Here in Canada and in most countries around the world, radio stations have to pay a performance fee every time they play a song. That makes sense, given that playing music is how stations attract listeners and thus make money. Even stations with programming not based on music–think news/talk and sports–are still subject to a certain level of costs related to playing music as part of their broadcast day.
In fact, some countries (including Canada) pay more than one performance-style royalty. The fees are a percentage of the station’s gross revenue and comes off the top, pre-tax.
In the US, things are different. Terrestrial broadcasters do not pay performers or those who own the copyright of songs. The songwriter/publisher does get airplay royalties but the performer gets zero. This means that if a hit song gets spun a thousand times a week across all US terrestrial radio stations, the person(s) who perform the song earns nothing. (Internet radio and streaming are different; they do pay performers and those who own the copyright owners.)
Why? Because traditionally American radio has held that airplay constitutes free promotion, something that drives music fans to buy (or in today’s world, stream) the songs on their own time. That’s where the artist makes their money.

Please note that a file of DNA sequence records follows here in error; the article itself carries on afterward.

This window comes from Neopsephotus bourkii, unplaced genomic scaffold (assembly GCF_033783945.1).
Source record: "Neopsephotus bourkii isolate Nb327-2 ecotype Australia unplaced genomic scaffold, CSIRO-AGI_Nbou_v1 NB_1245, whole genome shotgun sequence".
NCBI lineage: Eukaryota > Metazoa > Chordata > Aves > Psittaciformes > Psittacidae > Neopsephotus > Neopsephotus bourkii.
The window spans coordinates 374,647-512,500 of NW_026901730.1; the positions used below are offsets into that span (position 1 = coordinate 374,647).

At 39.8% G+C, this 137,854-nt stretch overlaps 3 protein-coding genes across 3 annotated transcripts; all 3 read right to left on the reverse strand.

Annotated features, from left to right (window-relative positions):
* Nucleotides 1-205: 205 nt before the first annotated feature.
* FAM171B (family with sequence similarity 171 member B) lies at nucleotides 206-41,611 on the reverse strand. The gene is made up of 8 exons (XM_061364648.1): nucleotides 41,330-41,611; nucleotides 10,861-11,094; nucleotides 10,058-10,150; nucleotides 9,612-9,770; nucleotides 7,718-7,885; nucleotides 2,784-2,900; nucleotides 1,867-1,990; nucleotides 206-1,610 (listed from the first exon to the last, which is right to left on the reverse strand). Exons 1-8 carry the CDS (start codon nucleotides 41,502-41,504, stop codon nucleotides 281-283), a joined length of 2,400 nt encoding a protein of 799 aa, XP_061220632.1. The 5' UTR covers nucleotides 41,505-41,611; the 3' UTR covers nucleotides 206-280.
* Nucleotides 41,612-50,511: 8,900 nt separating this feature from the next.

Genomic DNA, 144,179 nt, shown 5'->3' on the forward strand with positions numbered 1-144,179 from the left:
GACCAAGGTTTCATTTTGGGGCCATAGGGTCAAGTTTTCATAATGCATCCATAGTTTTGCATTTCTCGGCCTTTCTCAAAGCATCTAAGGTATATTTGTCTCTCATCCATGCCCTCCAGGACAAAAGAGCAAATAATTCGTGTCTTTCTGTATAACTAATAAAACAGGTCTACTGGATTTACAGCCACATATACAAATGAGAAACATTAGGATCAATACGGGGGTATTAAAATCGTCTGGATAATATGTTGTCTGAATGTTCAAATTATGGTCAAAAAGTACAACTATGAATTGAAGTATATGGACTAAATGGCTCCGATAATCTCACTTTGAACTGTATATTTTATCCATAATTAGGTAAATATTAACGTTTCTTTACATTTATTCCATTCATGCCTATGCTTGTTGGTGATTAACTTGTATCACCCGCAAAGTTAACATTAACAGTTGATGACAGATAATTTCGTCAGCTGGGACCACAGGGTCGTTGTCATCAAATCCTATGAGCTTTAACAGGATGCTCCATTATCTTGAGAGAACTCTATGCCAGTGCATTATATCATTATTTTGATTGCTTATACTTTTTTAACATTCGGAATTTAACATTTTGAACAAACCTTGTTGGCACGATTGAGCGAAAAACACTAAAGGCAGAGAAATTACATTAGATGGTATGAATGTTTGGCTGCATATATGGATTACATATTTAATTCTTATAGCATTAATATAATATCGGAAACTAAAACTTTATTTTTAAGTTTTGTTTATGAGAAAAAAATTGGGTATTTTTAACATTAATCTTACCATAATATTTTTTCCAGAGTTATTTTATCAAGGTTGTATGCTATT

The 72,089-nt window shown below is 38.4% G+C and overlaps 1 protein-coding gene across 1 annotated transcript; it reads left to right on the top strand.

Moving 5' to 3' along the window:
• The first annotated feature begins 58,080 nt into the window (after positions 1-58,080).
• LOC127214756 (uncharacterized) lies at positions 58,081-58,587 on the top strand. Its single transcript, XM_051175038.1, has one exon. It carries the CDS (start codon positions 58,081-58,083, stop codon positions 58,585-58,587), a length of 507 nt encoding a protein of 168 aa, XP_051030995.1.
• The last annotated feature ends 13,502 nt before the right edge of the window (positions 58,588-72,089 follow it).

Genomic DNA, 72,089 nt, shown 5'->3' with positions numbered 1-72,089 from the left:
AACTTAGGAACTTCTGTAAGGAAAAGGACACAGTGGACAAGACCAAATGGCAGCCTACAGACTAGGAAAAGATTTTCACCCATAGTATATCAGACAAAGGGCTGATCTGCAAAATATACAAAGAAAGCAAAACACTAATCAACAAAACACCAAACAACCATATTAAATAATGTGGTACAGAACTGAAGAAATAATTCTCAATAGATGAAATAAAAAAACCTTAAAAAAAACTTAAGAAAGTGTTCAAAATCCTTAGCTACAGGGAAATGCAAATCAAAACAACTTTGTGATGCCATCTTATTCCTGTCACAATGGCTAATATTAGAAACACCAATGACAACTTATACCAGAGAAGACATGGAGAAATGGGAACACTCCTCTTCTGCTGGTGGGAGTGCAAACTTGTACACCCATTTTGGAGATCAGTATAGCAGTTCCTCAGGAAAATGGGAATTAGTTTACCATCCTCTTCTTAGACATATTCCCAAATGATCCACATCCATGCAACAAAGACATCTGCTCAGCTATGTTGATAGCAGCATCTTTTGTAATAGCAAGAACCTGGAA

However, given that music sales have cratered this century, artists have been pushing to get some kind of slice of the action. There’s now a bill in front of the US Congress called the American Music Fairness Act. If passed, a performance royalty would be added to the balance sheet of over-the-air radio stations across America.
Naturally, the National Association of Broadcasters opposes this. I quote: “We’ve been clear that we welcome the opportunity to sit at the table with the recording industry to work on meaningful solutions to this issue. However, the record labels seem singularly focused on pushing Congress to act on a performance royalty bill that would radically upend one of their greatest promotional tools. Radio cannot sit idly by while the record labels seek to undermine our business at the expense of artists and listeners.”
The NAB is fighting back with the Local Radio Freedom Act, which opposes “any new performance fee, tax, royalty or other charge.” Stations across the US are being encouraged to air a series of commercials that explain their side of the story. Meanwhile, the NAB says it has substantial support in Congress.
Yeah, this is real inside baseball stuff when it comes to the music industry, but just think how much this would benefit performers. We’ll see how this plays out.